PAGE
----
If you ask the man on the street, “In which foreign country do you think Romney has the highest level of support?”, Kenya is about the last country in the world one would expect to hear. Yet that is what the global survey found. (Measured another way, though, Romney is actually most popular in Pakistan, the only place surveyed in which he would win the election outright. Caveat: 75% or so of Pakistanis would abstain from voting in that two-way race).
Why is Romney so relatively popular in Kenya?
Romney’s NW-European ancestry makes him a non-entity to ethnic consciousness in Kenya, except perhaps for lingering anti-White feeling of the oldest of Kenyans, who remember the 1950s and British rule. So it is (almost certainly) not that they like Romney, but that they dislike Obama.
Why in the world would Kenyans dislike Obama? Obama’s father’s is Kenyan, right?! Something strange is going on, inexplicable without more background information.
The short answer is that Kenya is a multi-ethnic society, and many Kenyans dislike Obama Sr.’s tribe.
It is best to point to what Steve Sailer wrote some years ago:
The reason Obama is just about as dark in skin tone as the average African-American even though he is nearly three times as white genetically is because the Luo are darker than most other Africans. Obama describes the crowd at a Nairobi nightclub (p. 364) as comprised of:
“… tall, ink-black Luos and short, brown Kikuyus, Kamba and Meru and Kalenjin…”
Obama’s Luo tribe are one of the tall, thin, very dark “elongated Nilotic” groups who originated in the Southern Sudan. They are rather like their relatives, the famously tall Dinka and Nuer, only not quite as much. In contrast, most Africans today (and almost all African-Americans) are primarily descended from the “Bantu expansion” that originated in the Nigeria-Cameroon area of West Africa.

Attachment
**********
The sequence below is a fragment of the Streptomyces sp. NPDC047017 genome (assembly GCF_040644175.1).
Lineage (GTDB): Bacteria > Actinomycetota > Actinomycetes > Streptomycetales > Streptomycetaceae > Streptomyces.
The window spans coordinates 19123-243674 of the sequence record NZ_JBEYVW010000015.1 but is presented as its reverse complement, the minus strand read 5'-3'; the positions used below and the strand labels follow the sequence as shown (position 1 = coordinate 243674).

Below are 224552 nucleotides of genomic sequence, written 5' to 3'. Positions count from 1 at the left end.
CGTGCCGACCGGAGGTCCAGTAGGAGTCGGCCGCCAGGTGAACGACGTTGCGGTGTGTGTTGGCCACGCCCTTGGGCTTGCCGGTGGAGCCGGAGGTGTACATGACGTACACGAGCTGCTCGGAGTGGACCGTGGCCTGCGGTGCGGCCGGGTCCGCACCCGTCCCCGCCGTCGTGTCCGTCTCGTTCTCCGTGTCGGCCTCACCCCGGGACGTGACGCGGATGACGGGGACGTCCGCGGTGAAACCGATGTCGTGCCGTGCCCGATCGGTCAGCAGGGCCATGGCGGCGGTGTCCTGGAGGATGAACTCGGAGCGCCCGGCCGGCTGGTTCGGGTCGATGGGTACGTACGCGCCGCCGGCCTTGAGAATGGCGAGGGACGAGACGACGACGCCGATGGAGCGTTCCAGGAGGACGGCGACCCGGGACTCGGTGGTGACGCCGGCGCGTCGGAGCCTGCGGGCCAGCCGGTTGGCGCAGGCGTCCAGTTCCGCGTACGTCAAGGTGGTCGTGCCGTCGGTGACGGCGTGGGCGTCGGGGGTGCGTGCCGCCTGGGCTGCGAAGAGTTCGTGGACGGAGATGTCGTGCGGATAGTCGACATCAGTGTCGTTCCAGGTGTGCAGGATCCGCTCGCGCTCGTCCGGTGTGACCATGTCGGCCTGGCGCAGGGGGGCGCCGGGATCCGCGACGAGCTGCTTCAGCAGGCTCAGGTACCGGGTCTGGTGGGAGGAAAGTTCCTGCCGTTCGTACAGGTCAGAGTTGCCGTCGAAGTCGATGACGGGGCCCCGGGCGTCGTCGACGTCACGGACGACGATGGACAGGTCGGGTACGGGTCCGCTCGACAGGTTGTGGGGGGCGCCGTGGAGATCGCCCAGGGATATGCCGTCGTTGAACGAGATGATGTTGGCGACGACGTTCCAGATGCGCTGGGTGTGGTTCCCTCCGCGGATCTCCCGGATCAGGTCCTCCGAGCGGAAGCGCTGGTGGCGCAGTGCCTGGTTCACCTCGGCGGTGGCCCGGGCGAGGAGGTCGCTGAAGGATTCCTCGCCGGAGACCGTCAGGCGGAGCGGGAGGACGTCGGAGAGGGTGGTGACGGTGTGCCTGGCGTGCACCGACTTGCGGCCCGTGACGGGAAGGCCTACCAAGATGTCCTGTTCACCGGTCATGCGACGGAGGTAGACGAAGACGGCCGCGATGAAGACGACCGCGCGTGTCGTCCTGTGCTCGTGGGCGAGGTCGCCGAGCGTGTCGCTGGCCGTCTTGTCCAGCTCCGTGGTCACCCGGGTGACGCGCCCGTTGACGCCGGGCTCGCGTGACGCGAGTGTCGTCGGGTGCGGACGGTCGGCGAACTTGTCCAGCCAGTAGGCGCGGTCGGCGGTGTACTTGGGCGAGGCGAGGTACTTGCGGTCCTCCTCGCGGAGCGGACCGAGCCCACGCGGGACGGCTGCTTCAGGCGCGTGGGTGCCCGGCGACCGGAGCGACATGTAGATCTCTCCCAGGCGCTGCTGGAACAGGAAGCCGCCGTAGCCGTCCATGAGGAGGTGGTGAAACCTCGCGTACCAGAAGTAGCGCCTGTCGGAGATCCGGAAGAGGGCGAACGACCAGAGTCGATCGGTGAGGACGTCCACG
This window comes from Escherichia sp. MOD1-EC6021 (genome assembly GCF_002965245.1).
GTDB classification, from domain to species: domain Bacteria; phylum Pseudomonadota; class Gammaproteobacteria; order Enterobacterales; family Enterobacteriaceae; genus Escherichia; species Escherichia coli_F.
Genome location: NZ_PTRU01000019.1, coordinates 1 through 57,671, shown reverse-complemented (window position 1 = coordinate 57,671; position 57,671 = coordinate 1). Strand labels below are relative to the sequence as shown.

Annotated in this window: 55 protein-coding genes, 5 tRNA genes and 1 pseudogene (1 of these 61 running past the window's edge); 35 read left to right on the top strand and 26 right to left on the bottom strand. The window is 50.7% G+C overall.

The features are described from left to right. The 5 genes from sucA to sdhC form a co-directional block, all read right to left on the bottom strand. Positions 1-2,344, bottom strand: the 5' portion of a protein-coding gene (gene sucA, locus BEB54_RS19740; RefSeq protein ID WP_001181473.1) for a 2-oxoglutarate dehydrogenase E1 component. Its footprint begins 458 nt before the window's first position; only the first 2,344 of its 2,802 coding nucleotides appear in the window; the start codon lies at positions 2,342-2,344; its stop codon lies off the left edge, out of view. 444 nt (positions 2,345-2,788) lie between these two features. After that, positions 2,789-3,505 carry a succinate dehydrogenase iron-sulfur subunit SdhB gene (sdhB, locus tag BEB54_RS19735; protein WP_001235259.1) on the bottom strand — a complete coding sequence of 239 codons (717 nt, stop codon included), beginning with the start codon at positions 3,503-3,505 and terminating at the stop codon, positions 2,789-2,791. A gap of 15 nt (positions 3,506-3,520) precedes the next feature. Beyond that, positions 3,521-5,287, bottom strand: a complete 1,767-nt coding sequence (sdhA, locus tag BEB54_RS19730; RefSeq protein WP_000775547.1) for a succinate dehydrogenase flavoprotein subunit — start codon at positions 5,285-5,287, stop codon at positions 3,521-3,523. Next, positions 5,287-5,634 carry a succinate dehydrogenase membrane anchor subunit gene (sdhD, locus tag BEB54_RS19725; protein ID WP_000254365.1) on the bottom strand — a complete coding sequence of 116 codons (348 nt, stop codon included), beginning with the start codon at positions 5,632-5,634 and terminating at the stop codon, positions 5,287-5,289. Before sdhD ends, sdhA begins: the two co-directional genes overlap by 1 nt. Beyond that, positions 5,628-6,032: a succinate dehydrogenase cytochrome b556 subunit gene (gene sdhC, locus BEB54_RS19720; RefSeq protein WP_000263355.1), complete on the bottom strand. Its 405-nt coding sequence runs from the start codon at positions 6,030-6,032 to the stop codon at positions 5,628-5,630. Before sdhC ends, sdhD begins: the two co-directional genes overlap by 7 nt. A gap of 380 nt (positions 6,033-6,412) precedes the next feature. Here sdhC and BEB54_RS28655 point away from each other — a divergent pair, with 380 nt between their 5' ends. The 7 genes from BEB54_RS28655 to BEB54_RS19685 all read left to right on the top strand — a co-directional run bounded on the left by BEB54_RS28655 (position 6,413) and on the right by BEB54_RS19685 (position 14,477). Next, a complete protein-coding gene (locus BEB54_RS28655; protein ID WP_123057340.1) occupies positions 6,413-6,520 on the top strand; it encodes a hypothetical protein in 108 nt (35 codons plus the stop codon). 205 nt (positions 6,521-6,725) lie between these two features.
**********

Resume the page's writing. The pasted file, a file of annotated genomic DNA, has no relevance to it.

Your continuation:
Turning to Kenya’s ethnoracial situation:
Language remains the major feature that distinguishes tribal affiliation. For two thirds of all Kenyans, the common language is of Bantu origin. Only three percent of the population are Cushite-speaking Kenyans although they occupy the largest geographic area. The reminder of the population speak Nilotic languages. These three language structures successfully bind together a diverse country of more than 40 different ethnic groups.
Nilotics and Bantus often don’t get along (The tall-and-thin Tutsi of Rwanda are ethnic-Nilotics). In Kenya, it’s the same: “Ever since Kenyan independence in 1963, Kenyan politics have been characterized by ethnic tensions and rivalry between the larger groups, devolving into ethnic violence in the 2007–2008 Kenyan crisis.” (Wiki ). Sailer has documented that Obama was shocked, on one of his trips to Kenya, to discover a lack of pan-Black racial solidarity against Whites, as exists in the West:
“The Luo are intelligent but lazy,” [Obama's relatives] would say. Or “The Kikuyu are money-grubbing but industrious.” Or “The Kalenjins — well, you can see what’s happened to the country since they took over.”
Hearing my aunts traffic in such stereotypes, I would try to explain to them the error of their ways. [At this point, Obama has spent a little less than two weeks in his life in Africa --Sailer's comment] “It’s thinking like that that holds us back,” I would say. “We’re all part of one tribe. The black tribe. The human tribe. Look what tribalism has done to places like Nigeria or Liberia.”
And Jane would say, “Ah, those West Africans are all crazy anyway. You know they used to be cannibals, don’t you?”
So, why does Obama win only 66-18 in Kenya: Probably just about everyone in Kenya knows that Barack Hussein Obama Senior was a Nilotic of the Luo tribe. If Obama Jr. has near-unanimous support among Kenya’s Nilotics, that would suggest that only half of Kenya’s Bantus support the half-Nilotic Barack Hussein Obama Jr.
Proposed Ethnic Breakdown:
Kenya’s Nilotics: 100% Support Obama
Kenya’s Bantu-Negroids: 50% Support Obama, 25% Support Romney, 25% Oppose both